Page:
The trouble with pinkwashing

How breast cancer awareness campaigns can be more inclusive and offer an accurate representation of the disease

It is a story you may have heard before: the original breast cancer ribbon was not pink but peach coloured. It was created in the early 1990s and handed out in supermarkets by American advocate Charlotte Haley to demand increased funding for cancer prevention. When Haley refused to work with Self Magazine and Estée Lauder, who were both interested in the ribbon, they changed its colour from peach to ‘150 pink’ – the pastel shade we have now come to associate with breast cancer awareness. And every October (Breast Cancer Awareness Month), its presence is dialled to the max: ‘tis the season for pink burgers, golf tees, and moisturizers.

This commodification has become known as pinkwashing: where companies release pink versions of their products with the aim of donating a portion of their proceeds to charities. While it may seem harmless, pinkwashing can have very real and negative consequences. For instance, when messaging about breast cancer is overwhelmingly pink, the disease itself becomes associated with the feminine, when we know that breast cancer affects people of all genders. The use of pinkwashing becomes particularly problematic when it is used to sell products that contain carcinogens (chemicals that can cause cancer). But more than this, pinkwashing can lead to misconceptions about the disease and our needed responses to it.

Breast cancer background: beyond the pink

Sometimes, breast cells change and stop growing or behaving normally, and these changes can lead to what is known as breast cancer. Breast cancer remains the world’s most prevalent cancer and the leading cause of cancer death for Canadians aged 30 to 49. Though the five-year, net survival rate for breast cancer is 88 percent, these rates vary based on the cancer stage and other health factors. If someone’s breast cancer metastasizes (spreads to other parts of the body), their five-year life expectancy drops to 22 percent. Women under 35 have a worse prognosis than post-menopausal women.

According to the Canadian Cancer Society, treatment can depend on a variety of factors: stage of the cancer, the risk of reoccurrence, whether one has reached menopause, one’s overall health, and results from biopsied tissue. Options range from surgery, radiation, hormone therapy, chemotherapy, and other therapy combinations. Learning about risk factors (such as family history) and getting age-appropriate screening are important ways to identify cancer early, making treatment more likely to be successful.

From messaging to misconceptions

Breast cancer awareness is not the same as knowledge and too much of it can be distracting. In a 2018 media interview, Gayle Sulik, author of Pink Ribbon Blues: How Breast Cancer Culture Undermines Women's Health, explained that pinkwashing can limit “our ability to comprehend what it’s really like to face the disease, live with medical uncertainty, and accept the difficult realities of risk, recurrence, treatment, and even death.” Simply put, all the pink messaging we see about breast cancer undermines how complex and devastating the disease actually is.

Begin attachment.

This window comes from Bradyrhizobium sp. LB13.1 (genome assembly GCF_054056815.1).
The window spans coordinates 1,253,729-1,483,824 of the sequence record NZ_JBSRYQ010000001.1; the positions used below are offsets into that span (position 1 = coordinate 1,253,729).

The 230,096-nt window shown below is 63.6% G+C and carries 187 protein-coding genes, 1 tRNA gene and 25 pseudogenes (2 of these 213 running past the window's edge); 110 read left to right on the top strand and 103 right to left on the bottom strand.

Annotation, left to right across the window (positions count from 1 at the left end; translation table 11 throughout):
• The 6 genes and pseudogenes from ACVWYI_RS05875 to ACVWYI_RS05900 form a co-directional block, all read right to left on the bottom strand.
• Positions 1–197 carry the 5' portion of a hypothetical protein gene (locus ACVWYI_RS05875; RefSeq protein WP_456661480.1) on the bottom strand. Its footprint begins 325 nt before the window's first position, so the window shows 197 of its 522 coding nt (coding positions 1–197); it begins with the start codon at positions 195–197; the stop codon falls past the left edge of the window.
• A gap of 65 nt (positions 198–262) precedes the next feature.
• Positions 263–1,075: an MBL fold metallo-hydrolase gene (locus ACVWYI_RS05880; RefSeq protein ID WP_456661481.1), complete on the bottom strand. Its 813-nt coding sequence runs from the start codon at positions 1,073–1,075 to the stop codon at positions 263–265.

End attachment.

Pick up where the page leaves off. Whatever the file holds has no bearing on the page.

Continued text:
When breast cancer is oversimplified for the public, it also means we gloss over health inequities, such as how Black women are more likely to die of breast cancer than white women, despite similar incidence rates between the two groups. Moreover, the overwhelming focus on cis-women’s experiences with breast cancer means that concerns of LGBTQIA+ and gender non-binary populations go underserved and underrepresented in research.

Access to accurate health information has been identified as an urgent health challenge and a matter of public safety – an issue we have seen as misinformation proliferates online related to COVID-19. My point here is not that breast cancer awareness campaigns are inherently mis-informative. Rather, it is that we should question how this pink aesthetic influences the way we think about and respond to the disease. First and foremost, personal health questions are always best answered by a healthcare provider. And when seeking health information online, it is important to consider who has published or authored it, what the overall goal of the information is, and what sources are used to back up its claims.

Acclaimed cancer activist Barbara Brenner once noted that words matter because “people are far less likely to take action when they believe that a problem has been resolved.” This October, let us remember that there are a lot more words to the story of breast cancer than ‘150 pink.’

Nina Morena (she/her) is a PhD student in the department of Art History and Communication Studies. Her research investigates the social media practices of young people with metastatic breast cancer.

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